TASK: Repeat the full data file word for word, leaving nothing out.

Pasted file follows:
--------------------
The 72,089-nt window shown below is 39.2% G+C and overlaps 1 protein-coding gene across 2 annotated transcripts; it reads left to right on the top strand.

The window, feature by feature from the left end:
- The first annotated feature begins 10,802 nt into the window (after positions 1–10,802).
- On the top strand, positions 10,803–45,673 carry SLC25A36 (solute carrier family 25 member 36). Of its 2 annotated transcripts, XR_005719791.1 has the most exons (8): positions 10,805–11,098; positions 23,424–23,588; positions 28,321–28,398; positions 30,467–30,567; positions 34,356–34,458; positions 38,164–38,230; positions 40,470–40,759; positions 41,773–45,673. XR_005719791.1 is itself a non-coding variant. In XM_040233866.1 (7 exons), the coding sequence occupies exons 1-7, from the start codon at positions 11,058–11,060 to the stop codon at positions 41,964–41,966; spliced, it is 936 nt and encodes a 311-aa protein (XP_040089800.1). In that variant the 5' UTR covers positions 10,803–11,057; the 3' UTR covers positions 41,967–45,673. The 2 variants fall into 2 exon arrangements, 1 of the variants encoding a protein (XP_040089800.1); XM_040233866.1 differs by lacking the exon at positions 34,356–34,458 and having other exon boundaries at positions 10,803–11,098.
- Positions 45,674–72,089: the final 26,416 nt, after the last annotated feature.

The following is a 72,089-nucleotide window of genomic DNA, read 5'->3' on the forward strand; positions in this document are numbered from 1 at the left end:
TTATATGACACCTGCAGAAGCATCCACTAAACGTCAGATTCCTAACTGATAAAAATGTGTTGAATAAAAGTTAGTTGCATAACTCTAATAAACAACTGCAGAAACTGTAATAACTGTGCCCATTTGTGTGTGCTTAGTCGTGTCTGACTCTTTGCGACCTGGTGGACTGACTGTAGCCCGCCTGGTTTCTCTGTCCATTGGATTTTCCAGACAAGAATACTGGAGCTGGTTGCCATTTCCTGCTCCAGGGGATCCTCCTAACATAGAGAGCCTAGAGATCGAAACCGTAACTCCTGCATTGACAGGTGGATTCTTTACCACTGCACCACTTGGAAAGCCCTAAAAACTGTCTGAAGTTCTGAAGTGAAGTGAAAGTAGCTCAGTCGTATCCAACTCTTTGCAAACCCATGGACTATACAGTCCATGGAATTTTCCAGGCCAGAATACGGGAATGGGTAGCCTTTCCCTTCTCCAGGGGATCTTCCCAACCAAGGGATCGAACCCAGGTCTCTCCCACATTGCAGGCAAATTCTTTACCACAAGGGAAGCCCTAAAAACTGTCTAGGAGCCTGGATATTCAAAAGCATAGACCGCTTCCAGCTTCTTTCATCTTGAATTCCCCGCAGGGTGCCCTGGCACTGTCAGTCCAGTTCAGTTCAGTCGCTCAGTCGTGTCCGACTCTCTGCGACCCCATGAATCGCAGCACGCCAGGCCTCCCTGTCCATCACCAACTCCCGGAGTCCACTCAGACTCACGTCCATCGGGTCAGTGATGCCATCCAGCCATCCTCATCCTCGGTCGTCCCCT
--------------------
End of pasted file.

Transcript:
The 72,089-nt window shown below is 39.2% G+C and overlaps 1 protein-coding gene across 2 annotated transcripts; it reads left to right on the top strand.

The window, feature by feature from the left end:
- The first annotated feature begins 10,802 nt into the window (after positions 1–10,802).
- On the top strand, positions 10,803–45,673 carry SLC25A36 (solute carrier family 25 member 36). Of its 2 annotated transcripts, XR_005719791.1 has the most exons (8): positions 10,805–11,098; positions 23,424–23,588; positions 28,321–28,398; positions 30,467–30,567; positions 34,356–34,458; positions 38,164–38,230; positions 40,470–40,759; positions 41,773–45,673. XR_005719791.1 is itself a non-coding variant. In XM_040233866.1 (7 exons), the coding sequence occupies exons 1-7, from the start codon at positions 11,058–11,060 to the stop codon at positions 41,964–41,966; spliced, it is 936 nt and encodes a 311-aa protein (XP_040089800.1). In that variant the 5' UTR covers positions 10,803–11,057; the 3' UTR covers positions 41,967–45,673. The 2 variants fall into 2 exon arrangements, 1 of the variants encoding a protein (XP_040089800.1); XM_040233866.1 differs by lacking the exon at positions 34,356–34,458 and having other exon boundaries at positions 10,803–11,098.
- Positions 45,674–72,089: the final 26,416 nt, after the last annotated feature.

The following is a 72,089-nucleotide window of genomic DNA, read 5'->3' on the forward strand; positions in this document are numbered from 1 at the left end:
TTATATGACACCTGCAGAAGCATCCACTAAACGTCAGATTCCTAACTGATAAAAATGTGTTGAATAAAAGTTAGTTGCATAACTCTAATAAACAACTGCAGAAACTGTAATAACTGTGCCCATTTGTGTGTGCTTAGTCGTGTCTGACTCTTTGCGACCTGGTGGACTGACTGTAGCCCGCCTGGTTTCTCTGTCCATTGGATTTTCCAGACAAGAATACTGGAGCTGGTTGCCATTTCCTGCTCCAGGGGATCCTCCTAACATAGAGAGCCTAGAGATCGAAACCGTAACTCCTGCATTGACAGGTGGATTCTTTACCACTGCACCACTTGGAAAGCCCTAAAAACTGTCTGAAGTTCTGAAGTGAAGTGAAAGTAGCTCAGTCGTATCCAACTCTTTGCAAACCCATGGACTATACAGTCCATGGAATTTTCCAGGCCAGAATACGGGAATGGGTAGCCTTTCCCTTCTCCAGGGGATCTTCCCAACCAAGGGATCGAACCCAGGTCTCTCCCACATTGCAGGCAAATTCTTTACCACAAGGGAAGCCCTAAAAACTGTCTAGGAGCCTGGATATTCAAAAGCATAGACCGCTTCCAGCTTCTTTCATCTTGAATTCCCCGCAGGGTGCCCTGGCACTGTCAGTCCAGTTCAGTTCAGTCGCTCAGTCGTGTCCGACTCTCTGCGACCCCATGAATCGCAGCACGCCAGGCCTCCCTGTCCATCACCAACTCCCGGAGTCCACTCAGACTCACGTCCATCGGGTCAGTGATGCCATCCAGCCATCCTCATCCTCGGTCGTCCCCT